Update (2 Aug 2012): The unfinished screener of Song of the Kauri that I watched had a caption that stated that New Zealand imported more timber than it exported. It turns out that this isn’t actually true and that the caption doesn’t appear in the finished version of the film that screens in NZFF. Director Mathurin Molgat emailed me last night:
This was a fact that my research proved to be incorrect. We import exotic hardwoods but our exports of Pinus Radiata far outstrip our total imports. In the finished film that statement is not included.
Funerals & Snakes apologies for any inconvenience the error might have caused.
End of update.
In a bleak and windswept environment, high in the hills surrounded by forbidding wind turbines, a ragged band of outcasts work tirelessy together to make something out of almost nothing. They are resourceful and determined – battling extreme conditions and overcoming impossible odds. I’m talking about the characters in new Wellington feature film Existence which gets its première in Wellington on Friday night, but I might as well be describing the filmmakers themselves who shot the film in the hills around Belmont and Makara in 2011. Existence is the first product of the NZ Film Commission’s low budget Escalator programme and is a testament to the depth of talent in the industry here.
Eagle vs Shark carries a great burden of expectation: Taika Waititi’s Oscar nomination, invitations to Sundance, international Miramax support, pointless comparisons with Napoleon Dynamite. A film with less heart than this one could easily collapse under all that weight but this Eagle soars.
Loren Horsley is Lily, a hopeless romantic with her heart set on Jarrod (Jemaine Clement) from the video game shop a few doors down. Unfortunately, Jarrod’s a dick but she sees something in him and, over the course of a lovely and sad little film, teases it out despite all good sense telling her to run a mile. EVS is full of great (mostly small) comic moments and observations and on the rare occasions when something doesn’t quite work it’s easy to ride with it. A wonderful, unusual, soundtrack from The Phoenix Foundation, too.
Also not-to-be-missed is Ten Canoes, the first genuinely indigenous film ever to come out of Australia. The Yolngu people of Arnhem Land in Northern Territory collaborated with Rolf de Heer (The Tracker) to tell one of their own stories – and tell it their own way – and the result is beautiful and human and scatalogically funny. A reminder of what cinema can achieve when it is set free.
After a 12 year layoff Bruce Willis finally returns to the role that catapulted him to superstardom (and off the top of several exploding buildings) in Die Hard 4.0 (also known as Live Free or Die Hard in countries that still care about freedom). The technology-terrorism premise might as well be flower-arranging for all the sense it makes, but it gets us to the meat which is John McClane being an ass, taking a beating and blowing stuff up. It pushes most of the right Die Hard buttons, but in the end that’s all it manages to do – push buttons.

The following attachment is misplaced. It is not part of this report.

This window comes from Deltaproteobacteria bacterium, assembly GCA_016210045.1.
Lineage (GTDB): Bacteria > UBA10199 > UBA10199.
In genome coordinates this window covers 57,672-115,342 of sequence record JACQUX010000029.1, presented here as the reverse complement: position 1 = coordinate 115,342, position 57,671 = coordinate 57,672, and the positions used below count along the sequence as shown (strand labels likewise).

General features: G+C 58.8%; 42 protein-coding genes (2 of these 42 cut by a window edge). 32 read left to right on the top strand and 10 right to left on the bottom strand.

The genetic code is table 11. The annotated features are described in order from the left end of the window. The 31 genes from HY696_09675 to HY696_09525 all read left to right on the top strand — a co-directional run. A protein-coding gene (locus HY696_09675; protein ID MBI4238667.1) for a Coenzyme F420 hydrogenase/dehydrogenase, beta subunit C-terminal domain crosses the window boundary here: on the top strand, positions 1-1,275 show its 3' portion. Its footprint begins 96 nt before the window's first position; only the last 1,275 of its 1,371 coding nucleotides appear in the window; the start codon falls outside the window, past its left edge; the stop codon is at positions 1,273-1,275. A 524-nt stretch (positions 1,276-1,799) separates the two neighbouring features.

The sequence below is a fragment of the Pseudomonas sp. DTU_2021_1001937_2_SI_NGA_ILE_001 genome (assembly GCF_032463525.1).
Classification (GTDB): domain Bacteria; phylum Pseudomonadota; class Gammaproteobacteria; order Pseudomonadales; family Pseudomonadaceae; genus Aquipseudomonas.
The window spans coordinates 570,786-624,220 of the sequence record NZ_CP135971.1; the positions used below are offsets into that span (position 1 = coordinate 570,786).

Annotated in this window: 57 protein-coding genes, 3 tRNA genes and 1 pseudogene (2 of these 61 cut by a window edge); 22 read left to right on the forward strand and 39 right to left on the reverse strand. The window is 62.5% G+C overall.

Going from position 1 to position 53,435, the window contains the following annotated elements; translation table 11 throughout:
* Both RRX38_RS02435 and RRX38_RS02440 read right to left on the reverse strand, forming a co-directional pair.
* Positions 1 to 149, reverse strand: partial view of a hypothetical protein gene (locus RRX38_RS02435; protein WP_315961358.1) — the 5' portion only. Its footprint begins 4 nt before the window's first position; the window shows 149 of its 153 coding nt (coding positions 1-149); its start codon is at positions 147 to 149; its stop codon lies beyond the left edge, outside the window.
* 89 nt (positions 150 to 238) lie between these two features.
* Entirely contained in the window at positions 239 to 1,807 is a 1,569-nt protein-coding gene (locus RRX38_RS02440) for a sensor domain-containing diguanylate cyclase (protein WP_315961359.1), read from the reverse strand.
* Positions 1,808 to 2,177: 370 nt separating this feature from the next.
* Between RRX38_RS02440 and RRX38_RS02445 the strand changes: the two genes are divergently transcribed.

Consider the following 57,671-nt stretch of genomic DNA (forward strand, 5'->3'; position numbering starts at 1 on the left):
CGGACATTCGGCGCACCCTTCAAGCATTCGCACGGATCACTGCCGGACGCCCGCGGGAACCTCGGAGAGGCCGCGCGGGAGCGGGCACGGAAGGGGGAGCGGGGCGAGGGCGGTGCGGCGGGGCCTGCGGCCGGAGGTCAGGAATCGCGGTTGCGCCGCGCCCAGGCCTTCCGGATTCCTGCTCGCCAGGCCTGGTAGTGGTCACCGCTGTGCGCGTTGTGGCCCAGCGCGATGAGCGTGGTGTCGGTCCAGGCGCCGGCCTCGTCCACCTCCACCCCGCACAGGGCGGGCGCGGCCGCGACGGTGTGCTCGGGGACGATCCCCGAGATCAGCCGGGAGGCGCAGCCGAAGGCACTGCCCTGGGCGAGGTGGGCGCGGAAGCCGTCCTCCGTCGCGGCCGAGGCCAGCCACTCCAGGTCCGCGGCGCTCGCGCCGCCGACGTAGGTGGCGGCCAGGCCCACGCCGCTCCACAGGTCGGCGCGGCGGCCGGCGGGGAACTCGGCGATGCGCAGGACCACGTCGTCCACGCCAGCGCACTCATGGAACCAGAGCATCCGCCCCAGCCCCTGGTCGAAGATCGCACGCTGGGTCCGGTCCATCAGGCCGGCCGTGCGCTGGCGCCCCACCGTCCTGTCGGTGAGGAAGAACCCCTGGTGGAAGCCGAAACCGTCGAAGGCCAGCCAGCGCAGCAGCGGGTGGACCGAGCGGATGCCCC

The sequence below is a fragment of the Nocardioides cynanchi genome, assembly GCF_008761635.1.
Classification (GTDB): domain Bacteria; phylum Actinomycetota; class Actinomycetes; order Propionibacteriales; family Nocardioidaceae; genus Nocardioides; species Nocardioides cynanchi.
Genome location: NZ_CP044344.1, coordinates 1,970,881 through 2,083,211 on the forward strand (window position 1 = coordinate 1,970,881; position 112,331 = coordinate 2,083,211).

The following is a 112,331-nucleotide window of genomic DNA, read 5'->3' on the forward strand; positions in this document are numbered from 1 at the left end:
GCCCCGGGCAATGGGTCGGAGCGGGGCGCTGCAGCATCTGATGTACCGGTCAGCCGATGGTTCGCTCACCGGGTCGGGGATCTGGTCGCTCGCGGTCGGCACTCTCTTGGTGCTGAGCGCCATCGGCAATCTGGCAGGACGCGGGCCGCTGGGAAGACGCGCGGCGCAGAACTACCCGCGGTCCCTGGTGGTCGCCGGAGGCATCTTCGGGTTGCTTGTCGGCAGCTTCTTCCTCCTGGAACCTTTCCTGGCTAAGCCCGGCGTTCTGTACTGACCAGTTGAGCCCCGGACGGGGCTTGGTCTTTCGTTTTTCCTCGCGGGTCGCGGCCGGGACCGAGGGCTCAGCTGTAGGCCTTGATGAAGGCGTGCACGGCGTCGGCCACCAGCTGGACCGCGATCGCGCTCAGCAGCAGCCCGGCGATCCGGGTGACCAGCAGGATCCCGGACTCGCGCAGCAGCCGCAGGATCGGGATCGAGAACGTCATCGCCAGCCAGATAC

Michael Moore has been getting a hard time recently for all sorts of reasons (not making “proper” balanced documentaries, not fronting up to those who would turn his tactics back on him) but the criticism is misguided. Moore isn’t really a documentarian – he’s a polemicist. In his eyes he’s fighting a war for the ordinary citizen against an entrenched and corrupt capitalist super-state. Why should he ever have to fight fair? There is enormous wickedness and injustice in this world and if it takes Moore and a few low-blows to help turn that around then I’m all for it. As it turns out, Sicko is the best of his films to date with fewer of the cheap stunts that arm his critics and a finale in Cuba with some 9/11 rescue workers that I found quite moving.
Of course, there are no greater heroes in our modern age than New York fire-fighters which is why it was a smart move by Adam Sandler’s team to set their (ahem) sensitive plea for tolerance, I Now Pronounce You Chuck and Larry, among them. Larry (Kevin James) is a widower and the City bureaucracy won’t let him make his kids beneficiaries of his insurance. But if he goes to Canada and marries his best friend Chuck (Sandler) he can somehow sort it all out. This is, of course, fraud and when they are investigated the duo learn a lot about intolerance as well as the, er, gay lifestyle choice. My favourite moment in a movie sprinkled with a handful was the cameo appearance by closeted gay icon (and the first Jason Bourne) Richard Chamberlain as the judge at the hearing.
Finally, Te Radar is a micro-budget (and micro-scale) Michael Moore in Destiny in Motion, a thin documentary about the birth of the Destiny New Zealand political party and the connections (fairly obvious) with Bishop Brian Tamaki’s Destiny Church. The irony of this exposé of pentecostal political manipulation playing at the Paramount (a venue that now turns into a happy-clappy Church every Sunday) was not lost on me.
Printed in Wellington’s Capital Times on Wednesday, 15 August, 2007.
Full disclosure: Like many people in Wellington, and the motion picture industry, I count Loren and Taika as mates; I used to co-own the Paramount; Ten Canoes is distributed by Richard Dalton at Palace/Fresh Films who is also a mate.